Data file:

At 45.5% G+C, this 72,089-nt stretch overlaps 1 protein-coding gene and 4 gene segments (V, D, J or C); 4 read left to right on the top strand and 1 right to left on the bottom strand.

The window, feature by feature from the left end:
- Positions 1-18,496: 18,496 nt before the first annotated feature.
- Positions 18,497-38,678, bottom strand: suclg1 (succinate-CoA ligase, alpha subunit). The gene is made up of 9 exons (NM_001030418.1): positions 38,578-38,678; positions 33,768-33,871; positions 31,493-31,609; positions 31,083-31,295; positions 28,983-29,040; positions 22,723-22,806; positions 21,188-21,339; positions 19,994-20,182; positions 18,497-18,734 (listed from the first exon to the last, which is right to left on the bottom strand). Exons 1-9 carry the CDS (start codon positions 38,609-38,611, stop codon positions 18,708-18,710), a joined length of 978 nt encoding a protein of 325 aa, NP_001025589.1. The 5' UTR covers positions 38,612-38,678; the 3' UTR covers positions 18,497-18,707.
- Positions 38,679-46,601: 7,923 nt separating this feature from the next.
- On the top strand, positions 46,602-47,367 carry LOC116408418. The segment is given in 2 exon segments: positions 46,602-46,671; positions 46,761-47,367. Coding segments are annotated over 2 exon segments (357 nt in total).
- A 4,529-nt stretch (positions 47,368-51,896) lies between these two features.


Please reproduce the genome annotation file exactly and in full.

At 45.5% G+C, this 72,089-nt stretch overlaps 1 protein-coding gene and 4 gene segments (V, D, J or C); 4 read left to right on the top strand and 1 right to left on the bottom strand.

The window, feature by feature from the left end:
- Positions 1-18,496: 18,496 nt before the first annotated feature.
- Positions 18,497-38,678, bottom strand: suclg1 (succinate-CoA ligase, alpha subunit). The gene is made up of 9 exons (NM_001030418.1): positions 38,578-38,678; positions 33,768-33,871; positions 31,493-31,609; positions 31,083-31,295; positions 28,983-29,040; positions 22,723-22,806; positions 21,188-21,339; positions 19,994-20,182; positions 18,497-18,734 (listed from the first exon to the last, which is right to left on the bottom strand). Exons 1-9 carry the CDS (start codon positions 38,609-38,611, stop codon positions 18,708-18,710), a joined length of 978 nt encoding a protein of 325 aa, NP_001025589.1. The 5' UTR covers positions 38,612-38,678; the 3' UTR covers positions 18,497-18,707.
- Positions 38,679-46,601: 7,923 nt separating this feature from the next.
- On the top strand, positions 46,602-47,367 carry LOC116408418. The segment is given in 2 exon segments: positions 46,602-46,671; positions 46,761-47,367. Coding segments are annotated over 2 exon segments (357 nt in total).
- A 4,529-nt stretch (positions 47,368-51,896) lies between these two features.